Tuesday, March 13, 2012

Masterson and Rinsley on Rewarding and Withholding Object Relations

"In the case of the borderline, the object relations unit remains split into two separate part-units, each of which comprises as it were a part-self representation, a part-object representation and an affective component which links the former two together. These two part-units are derived from internalization of the two principal themes of interaction with the borderline mother: the mother responds to the child's regressive behaviour by maintaining her libidinal availability, and to the child's efforts toward separation-individuation by its withdrawal. Thus are produced, in effect, the two afore-mentioned part-units, which may be termed the withdrawing part-unit and the rewarding part-unit, each of which has its own component part-self representation, part-object representation and predominantly linking affect; the withdrawing part-unit is cathected predominantly with aggressive energy, the rewarding part unit with libidinal energy, and both remain separated from each other, as it were, through the mechanism of the splitting defence. It will be recalled that this situation comes about through fixation at Kernberg's Stage 3, with ensuing failure of integration of 'good' (positive; libidinal) and 'bad' (negative; aggressive) self and object representations into whole (positive + negative) self representations and object representations, which would otherwise be expected to have occurred during Stage 4....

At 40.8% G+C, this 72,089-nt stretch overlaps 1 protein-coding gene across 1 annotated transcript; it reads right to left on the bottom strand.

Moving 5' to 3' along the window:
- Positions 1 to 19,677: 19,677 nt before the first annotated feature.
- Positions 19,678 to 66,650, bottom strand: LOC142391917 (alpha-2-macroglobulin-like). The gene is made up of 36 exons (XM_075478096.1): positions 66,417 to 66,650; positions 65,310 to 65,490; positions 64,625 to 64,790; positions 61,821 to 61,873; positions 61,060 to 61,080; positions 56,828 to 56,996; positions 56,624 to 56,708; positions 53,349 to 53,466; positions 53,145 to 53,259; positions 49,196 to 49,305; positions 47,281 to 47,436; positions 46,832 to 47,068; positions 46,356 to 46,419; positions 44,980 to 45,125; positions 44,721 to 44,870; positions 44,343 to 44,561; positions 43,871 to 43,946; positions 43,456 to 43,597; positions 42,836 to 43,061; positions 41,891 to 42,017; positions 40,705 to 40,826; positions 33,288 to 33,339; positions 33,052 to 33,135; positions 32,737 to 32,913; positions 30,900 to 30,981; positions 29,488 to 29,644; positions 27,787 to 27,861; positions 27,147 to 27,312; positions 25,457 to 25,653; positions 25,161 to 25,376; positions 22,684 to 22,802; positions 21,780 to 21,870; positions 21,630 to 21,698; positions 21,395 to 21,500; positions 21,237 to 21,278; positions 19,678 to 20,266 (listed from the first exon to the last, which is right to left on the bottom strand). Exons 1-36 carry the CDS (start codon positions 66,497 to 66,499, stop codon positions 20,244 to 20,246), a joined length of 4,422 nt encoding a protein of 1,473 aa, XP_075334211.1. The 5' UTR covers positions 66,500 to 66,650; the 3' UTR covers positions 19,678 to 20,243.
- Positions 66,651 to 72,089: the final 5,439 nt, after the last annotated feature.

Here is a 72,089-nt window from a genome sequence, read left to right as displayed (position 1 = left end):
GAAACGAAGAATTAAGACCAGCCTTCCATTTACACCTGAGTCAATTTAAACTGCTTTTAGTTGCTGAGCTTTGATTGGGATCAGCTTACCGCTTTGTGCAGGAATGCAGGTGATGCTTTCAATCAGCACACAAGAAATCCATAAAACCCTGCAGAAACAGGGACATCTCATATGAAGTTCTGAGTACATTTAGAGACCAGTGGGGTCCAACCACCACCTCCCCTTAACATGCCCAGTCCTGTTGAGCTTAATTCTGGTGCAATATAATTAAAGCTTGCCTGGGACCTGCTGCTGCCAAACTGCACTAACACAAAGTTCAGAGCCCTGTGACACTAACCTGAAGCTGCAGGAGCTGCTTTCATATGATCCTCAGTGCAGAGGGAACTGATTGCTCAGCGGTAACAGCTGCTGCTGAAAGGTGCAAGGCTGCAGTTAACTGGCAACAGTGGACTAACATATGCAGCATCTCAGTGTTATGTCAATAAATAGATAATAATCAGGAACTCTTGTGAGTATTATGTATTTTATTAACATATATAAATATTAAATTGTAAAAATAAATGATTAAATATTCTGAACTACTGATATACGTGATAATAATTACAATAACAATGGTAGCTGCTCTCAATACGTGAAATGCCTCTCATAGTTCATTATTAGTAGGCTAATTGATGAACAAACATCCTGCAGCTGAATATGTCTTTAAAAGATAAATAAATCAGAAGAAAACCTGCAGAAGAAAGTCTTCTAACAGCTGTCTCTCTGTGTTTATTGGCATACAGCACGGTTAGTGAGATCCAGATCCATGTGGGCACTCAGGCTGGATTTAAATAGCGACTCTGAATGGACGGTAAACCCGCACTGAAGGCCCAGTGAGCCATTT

As already noted, the splitting defence keeps separate the rewarding and the withdrawing object relations part-units, including their associated affects. Although both the rewarding and the withdrawing maternal part-objects are pathological, the borderline experiences the rewarding part-unit as increasingly ego-syntonic, as it relieves the feelings of abandonment associated with the withdrawing part-unit, with the result that the individual 'feels good'. The affective state associated with the rewarding part-unit is that of gratification at being fed, hence 'loved'. The ensuing denial of reality is, in the last analysis, but a small price to pay for this affective state.

An alliance is now seen to develop between the child's rewarding maternal part-image (rewarding part-unit) and his pathological (pleasure) ego, the primary purpose of which is to promote the 'good' feeling and to defend against the feeling of abandonment associated with the withdrawing part-unit. This ultimately powerful alliance as it were further promotes the denial of separateness and potentiates the child's acting out of his reunion fantasies. The alliance has an important secondary function the discharge of aggression, which is both associated with and directed toward the withdrawing part-unit by means of symptoms, inhibitions, and various kinds of destructive acts. The aggression, which gains access to motility through the agency of the pathological (pleasure) ego, remains unneutralized, hence unavailable for the further development of endopsychic structure (Rinsley, 1968).

The withdrawing part-unit (part-self representation, part-object representation and feelings of abandonment) becomes activated by actual experiences of separation (or of loss), as a result of the individual's efforts toward psychosocial growth, and by moves toward separation-individuation within the therapeutic process, all of which inter se alia symbolize earlier life experiences which provoked the mother's withdrawal of supplies.